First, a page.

When it comes to vegetables, you actually have tons of choices. Popular picks like carrots, tomatoes, and squash dehydrate well. Some can be transformed into low-calorie chips. A few great choices include celery, kale, and turnip. If you often buy lots of mushrooms, why not dehydrate them as well? It’ll make them more versatile, aside from extending their shelf life.
But, what about dehydrating meat?
Isn’t jerky simply dehydrated meat? Well, the answer isn’t that simple. Although there are people who’d recommend cutting lean meat into thin strips, removing any remaining fat, seasoning the strips, and then dehydrating them (similar to what’s done with produce), there’s the risk of not killing off microbes such as Salmonella and Listeria.
These harmful contaminants are often capable of surviving the temperatures used for dehydrating. So, if you do decide to dehydrate meat, you have to put an additional step before or after the drying process. And yes, that’s the part where you’ll actually cook it.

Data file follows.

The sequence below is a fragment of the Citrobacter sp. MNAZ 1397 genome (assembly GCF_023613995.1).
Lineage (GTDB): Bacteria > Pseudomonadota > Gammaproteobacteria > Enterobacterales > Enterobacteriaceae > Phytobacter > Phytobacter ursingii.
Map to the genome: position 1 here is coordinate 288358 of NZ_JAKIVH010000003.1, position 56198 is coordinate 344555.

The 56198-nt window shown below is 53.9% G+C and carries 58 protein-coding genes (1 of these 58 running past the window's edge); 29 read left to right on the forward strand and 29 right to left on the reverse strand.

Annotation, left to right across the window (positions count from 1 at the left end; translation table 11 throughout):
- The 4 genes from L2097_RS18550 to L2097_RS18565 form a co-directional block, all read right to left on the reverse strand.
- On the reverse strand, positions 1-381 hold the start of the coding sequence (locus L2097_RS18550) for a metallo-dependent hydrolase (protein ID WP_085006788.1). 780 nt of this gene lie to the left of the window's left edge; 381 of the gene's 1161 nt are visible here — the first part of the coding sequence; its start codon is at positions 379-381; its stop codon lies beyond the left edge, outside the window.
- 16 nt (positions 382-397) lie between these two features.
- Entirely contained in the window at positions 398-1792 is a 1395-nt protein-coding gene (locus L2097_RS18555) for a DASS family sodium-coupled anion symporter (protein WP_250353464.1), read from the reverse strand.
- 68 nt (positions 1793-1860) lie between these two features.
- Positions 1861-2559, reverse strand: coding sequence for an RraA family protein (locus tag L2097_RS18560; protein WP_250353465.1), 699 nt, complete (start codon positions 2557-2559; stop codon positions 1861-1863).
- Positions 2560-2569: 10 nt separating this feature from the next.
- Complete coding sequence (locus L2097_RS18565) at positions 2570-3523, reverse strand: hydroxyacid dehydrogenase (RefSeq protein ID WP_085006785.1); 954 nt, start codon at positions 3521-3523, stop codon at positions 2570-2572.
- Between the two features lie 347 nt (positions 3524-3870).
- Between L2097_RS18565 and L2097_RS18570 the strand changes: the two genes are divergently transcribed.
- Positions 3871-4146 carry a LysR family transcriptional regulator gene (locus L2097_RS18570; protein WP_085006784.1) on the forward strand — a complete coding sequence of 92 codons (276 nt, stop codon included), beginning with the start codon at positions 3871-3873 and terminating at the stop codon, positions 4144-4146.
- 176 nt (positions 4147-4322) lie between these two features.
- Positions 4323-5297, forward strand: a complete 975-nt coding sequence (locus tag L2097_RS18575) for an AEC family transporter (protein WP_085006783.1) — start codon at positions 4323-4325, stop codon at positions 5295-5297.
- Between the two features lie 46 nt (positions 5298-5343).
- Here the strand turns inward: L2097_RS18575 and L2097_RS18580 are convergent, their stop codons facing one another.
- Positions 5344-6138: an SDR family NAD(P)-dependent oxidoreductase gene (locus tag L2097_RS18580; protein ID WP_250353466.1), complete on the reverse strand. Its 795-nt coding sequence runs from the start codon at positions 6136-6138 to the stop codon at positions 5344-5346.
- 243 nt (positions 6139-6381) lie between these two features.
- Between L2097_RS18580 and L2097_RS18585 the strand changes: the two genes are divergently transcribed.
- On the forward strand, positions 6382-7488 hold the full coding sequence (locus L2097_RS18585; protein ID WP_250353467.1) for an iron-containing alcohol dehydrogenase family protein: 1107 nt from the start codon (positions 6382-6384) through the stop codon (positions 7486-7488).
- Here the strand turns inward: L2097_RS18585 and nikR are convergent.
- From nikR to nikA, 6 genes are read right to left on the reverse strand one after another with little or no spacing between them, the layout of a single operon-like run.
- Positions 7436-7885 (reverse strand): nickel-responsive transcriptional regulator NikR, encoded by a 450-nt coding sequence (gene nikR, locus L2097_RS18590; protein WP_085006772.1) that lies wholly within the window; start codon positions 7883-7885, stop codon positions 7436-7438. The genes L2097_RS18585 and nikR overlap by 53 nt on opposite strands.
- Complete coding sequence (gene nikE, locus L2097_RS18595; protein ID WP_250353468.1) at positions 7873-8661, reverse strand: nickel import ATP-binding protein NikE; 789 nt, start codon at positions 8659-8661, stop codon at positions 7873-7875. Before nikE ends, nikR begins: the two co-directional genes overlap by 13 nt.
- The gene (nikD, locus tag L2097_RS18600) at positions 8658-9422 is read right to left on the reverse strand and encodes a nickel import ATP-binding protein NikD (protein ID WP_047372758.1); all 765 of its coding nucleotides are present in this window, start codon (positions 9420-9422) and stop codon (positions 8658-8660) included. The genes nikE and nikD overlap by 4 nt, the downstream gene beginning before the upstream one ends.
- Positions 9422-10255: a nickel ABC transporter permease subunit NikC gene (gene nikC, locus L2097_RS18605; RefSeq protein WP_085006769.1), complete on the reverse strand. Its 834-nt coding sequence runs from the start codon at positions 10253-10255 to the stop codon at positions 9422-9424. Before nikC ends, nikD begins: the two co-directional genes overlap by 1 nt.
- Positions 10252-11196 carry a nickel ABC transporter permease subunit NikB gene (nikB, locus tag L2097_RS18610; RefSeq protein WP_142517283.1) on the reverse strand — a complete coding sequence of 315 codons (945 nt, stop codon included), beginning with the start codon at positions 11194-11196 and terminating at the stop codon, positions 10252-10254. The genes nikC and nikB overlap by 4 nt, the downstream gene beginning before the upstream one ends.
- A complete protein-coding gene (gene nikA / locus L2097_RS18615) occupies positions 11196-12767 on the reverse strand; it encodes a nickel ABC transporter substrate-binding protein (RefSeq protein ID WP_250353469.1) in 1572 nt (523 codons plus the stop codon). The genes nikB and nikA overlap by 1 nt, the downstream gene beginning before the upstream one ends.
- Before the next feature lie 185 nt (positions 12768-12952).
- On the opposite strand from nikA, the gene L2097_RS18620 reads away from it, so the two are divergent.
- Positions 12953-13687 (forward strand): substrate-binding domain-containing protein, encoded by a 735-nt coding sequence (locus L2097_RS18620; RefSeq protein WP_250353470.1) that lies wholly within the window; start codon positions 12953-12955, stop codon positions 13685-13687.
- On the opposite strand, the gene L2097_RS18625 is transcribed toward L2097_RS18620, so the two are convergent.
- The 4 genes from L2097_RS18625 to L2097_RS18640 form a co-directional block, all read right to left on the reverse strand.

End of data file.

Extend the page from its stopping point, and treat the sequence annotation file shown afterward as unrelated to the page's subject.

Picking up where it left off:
How to Store Dehydrated Foods
Allow the dehydrated food to sufficiently cool down before storing it in a clean, airtight container. This prevents moisture from building up inside, which could be enough to jumpstart microbial growth. Also, be sure to keep the container away from direct sunlight—or more specifically, put it somewhere that stays cool throughout the day.
Most dehydrated foods last up to 12 months when dried, though shelf lives do vary depending on their moisture and sugar content. The same applies to meat, but some could last for half a year assuming that they’ve undergone additional cooking procedures (e.g. curing, smoking). Stashing dried food in the fridge isn’t recommended given the possible exposure to moisture.
Now that you know the basics, the only thing that’s left for you to do is to start to dehydrate food. And as you gain experience, you’ll discover firsthand the many possibilities that this practice brings. But rest assured that right from the start, you’ll enjoy a much longer shelf life for the most basic things in your kitchen while expanding your selection of food all year round.